On paper, the schedule for the weekend was simple enough: discuss different topics at your table, introduce your perspectives from the lens of your parish community, and then share with the larger group in the Westin ballroom.

Despite the simplicity of the schedule, I was surprised by how much work the weekend was. If you’ve ever trained for a race, you know it’s a lot of hard work. On race day, you push yourself past your comfort zone, but there is also a lot of joy and excitement. The Synod felt similar. The conversations at the tables weren’t always easy – people came with their different perspectives and ideas were challenged. At one difficult moment, my table had to stop mid conversation and pray to the Holy Spirit to guide us through a rough patch, remembering why we were there.

As a mom, I have to explain things to my four-year-old very simply. Recently I described the Holy Spirit like the wind: you can’t see Him but you can see the effects of His work. During the conversations at the Synod, watching people challenge one another and witnessing representatives from around the whole Archdiocese working to create change, the Holy Spirit was so profoundly at work it was as though you almost could see Him.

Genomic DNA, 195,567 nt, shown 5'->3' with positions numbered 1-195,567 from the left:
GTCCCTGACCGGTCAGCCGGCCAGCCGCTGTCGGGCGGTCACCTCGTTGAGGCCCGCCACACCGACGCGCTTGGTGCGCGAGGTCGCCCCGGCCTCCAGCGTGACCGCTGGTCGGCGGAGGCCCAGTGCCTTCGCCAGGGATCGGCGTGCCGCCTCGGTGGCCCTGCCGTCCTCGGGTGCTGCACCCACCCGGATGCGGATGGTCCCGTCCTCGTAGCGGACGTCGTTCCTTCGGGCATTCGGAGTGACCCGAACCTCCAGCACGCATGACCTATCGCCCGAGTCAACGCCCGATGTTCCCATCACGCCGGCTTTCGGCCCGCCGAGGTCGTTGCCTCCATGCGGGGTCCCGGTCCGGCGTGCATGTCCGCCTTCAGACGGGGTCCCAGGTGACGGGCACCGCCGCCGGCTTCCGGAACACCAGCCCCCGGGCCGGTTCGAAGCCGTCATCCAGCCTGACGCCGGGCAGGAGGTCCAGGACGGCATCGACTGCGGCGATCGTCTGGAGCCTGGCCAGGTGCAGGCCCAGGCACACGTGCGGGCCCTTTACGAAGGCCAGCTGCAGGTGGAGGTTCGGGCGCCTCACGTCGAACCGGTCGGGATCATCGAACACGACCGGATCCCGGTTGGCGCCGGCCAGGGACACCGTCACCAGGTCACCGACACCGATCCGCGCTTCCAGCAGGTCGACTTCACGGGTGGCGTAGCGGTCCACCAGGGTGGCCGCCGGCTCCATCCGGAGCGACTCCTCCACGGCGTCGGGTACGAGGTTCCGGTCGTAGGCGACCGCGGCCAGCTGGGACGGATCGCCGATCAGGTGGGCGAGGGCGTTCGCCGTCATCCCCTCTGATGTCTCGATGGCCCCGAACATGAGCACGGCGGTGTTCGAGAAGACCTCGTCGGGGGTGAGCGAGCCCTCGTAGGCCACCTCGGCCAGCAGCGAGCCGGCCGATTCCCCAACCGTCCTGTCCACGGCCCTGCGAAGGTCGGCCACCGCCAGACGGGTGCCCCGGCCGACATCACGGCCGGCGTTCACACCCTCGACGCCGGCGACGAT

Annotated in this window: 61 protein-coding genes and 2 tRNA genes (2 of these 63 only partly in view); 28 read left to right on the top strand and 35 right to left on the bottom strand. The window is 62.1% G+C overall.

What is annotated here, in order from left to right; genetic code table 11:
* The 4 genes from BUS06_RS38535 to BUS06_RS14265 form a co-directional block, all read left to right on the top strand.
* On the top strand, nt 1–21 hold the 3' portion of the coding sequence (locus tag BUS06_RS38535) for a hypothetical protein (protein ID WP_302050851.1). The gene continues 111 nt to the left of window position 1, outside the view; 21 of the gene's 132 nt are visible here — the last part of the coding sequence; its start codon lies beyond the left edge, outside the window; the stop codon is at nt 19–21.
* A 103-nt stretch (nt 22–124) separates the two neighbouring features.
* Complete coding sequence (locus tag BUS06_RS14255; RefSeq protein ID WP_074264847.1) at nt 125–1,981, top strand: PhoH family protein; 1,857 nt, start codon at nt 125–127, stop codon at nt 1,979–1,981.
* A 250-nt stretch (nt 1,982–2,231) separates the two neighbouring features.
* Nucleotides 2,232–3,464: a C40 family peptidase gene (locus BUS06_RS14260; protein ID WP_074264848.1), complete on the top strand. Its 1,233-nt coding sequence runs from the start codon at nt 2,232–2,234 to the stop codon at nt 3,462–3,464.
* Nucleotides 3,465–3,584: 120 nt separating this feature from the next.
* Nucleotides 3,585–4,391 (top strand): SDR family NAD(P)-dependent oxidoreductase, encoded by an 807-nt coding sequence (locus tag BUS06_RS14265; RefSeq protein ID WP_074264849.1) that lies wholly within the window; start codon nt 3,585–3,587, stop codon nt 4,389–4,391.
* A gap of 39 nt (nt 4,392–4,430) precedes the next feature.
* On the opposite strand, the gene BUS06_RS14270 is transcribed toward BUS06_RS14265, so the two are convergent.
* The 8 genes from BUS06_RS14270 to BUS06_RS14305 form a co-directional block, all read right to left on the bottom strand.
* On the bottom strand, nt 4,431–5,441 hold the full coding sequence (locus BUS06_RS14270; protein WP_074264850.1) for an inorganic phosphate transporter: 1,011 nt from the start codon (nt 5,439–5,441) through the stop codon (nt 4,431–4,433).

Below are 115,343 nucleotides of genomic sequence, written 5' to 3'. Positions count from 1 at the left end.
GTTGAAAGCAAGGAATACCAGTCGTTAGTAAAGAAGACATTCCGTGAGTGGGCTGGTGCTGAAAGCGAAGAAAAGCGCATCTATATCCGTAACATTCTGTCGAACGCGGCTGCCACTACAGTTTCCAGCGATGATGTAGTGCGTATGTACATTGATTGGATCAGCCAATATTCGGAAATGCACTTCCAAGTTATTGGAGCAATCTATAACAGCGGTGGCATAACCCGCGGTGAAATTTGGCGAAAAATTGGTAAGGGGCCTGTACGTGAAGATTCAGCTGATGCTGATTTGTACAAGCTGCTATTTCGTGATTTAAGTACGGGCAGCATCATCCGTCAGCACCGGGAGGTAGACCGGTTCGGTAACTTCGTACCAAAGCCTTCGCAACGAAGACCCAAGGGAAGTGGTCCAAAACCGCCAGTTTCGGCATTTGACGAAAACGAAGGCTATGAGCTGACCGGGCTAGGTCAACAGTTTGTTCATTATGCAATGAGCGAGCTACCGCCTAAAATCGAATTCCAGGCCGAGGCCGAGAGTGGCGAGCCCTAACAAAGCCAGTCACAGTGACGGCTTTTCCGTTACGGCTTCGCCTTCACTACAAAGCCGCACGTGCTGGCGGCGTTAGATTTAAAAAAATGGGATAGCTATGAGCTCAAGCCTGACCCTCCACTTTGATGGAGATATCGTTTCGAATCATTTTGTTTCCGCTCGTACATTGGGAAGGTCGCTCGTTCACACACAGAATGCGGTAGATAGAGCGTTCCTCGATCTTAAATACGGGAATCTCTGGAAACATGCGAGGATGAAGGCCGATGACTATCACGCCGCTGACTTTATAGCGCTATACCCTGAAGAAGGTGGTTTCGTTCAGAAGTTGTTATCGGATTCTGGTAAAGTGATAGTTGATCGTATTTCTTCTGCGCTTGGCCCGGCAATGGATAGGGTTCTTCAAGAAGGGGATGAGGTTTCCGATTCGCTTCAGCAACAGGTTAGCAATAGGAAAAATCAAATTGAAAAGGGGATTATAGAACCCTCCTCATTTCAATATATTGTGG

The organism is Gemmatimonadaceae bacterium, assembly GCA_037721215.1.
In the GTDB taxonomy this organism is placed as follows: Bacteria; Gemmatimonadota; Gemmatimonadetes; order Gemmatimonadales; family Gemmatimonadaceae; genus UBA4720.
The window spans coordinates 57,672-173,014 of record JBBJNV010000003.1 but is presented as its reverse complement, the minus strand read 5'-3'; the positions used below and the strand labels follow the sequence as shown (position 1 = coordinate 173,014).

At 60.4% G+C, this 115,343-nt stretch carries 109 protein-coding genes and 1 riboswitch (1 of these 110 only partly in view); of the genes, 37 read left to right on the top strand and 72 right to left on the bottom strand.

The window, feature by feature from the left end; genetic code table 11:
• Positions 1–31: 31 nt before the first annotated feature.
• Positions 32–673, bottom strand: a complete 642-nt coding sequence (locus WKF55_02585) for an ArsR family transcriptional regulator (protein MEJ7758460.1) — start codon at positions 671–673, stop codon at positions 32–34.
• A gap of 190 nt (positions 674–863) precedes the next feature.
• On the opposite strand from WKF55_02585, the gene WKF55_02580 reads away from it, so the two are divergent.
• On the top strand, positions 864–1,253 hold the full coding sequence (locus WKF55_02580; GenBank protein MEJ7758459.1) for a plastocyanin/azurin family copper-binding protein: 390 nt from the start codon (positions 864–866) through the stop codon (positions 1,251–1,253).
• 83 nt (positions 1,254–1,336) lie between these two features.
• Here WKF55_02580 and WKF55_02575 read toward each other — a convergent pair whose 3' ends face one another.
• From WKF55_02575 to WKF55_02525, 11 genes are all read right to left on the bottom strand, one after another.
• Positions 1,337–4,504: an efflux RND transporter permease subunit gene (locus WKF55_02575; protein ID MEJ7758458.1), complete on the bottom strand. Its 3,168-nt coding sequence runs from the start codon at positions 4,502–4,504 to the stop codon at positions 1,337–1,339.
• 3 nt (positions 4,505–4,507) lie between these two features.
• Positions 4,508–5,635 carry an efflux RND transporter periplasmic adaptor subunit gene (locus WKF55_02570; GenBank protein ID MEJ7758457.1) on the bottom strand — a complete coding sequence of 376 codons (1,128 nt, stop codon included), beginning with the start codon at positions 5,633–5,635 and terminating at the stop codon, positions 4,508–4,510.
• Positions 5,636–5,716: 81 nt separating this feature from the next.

It was at some point between the opening Mass at St. Aloysius and the closing remarks from the Archbishop that I became convinced that the graces received one year ago from the Year of Prayer were being experienced in their truest form here at Synod 16. This was not just a weekend get-together to brainstorm, it wasn’t just another Church program being used as a Band-Aid over larger issues. This was work that would be lasting us for years.

Different Day, Same Mission

It’s been five years since Synod 16. So much work has been done since then. Talking with others or attending Sunday Mass, you may think the Synod is far from our current reality, a distant memory of a job well done.

We have endured so much since then, things that weren’t written into any action plans at the time or brought up in the Westin ballroom – a pandemic, live-streamed Masses, being away from the Eucharist for some time, racial injustices being brought to light, a political war zone, grief on a global scale. Despite all this hardship, the same Holy Spirit who moved us five years ago in downtown Detroit is moving us in the same direction now.

When the Archbishop released Unleash the Gospel, it was meant to guide us as families and individuals to focus on evangelization – whatever that means for each of us. Our circumstances have changed around us, the plans we made have evolved, but our mission is the same today.

All those years ago, prayer was the fuel we needed to be open to the Holy Spirit. Those graces are still surrounding us. Can we say that we have become joyful missionary disciples just yet? Even if we’re not quite there, I think it’s safe to say the Holy Spirit, with prayer, will continue working in our diocese over these next five years and beyond.